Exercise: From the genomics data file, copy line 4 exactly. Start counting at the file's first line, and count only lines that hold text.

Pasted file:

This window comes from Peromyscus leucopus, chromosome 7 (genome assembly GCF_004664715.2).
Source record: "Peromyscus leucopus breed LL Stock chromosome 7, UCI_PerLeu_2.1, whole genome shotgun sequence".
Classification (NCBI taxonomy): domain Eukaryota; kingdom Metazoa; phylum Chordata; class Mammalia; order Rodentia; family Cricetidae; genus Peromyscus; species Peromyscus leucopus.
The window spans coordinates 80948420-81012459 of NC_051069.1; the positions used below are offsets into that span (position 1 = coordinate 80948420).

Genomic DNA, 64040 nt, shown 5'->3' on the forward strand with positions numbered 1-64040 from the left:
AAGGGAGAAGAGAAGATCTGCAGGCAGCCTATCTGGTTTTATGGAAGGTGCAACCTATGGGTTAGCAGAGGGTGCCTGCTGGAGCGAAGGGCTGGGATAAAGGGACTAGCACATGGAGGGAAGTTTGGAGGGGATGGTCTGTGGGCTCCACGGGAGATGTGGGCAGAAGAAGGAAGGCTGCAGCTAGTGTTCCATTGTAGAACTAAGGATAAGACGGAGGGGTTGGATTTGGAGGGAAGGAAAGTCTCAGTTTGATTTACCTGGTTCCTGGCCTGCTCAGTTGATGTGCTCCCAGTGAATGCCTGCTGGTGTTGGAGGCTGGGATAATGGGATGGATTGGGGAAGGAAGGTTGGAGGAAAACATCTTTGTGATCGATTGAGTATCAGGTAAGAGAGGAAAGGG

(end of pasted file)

The window spans coordinates 80948420-81012459 of NC_051069.1; the positions used below are offsets into that span (position 1 = coordinate 80948420).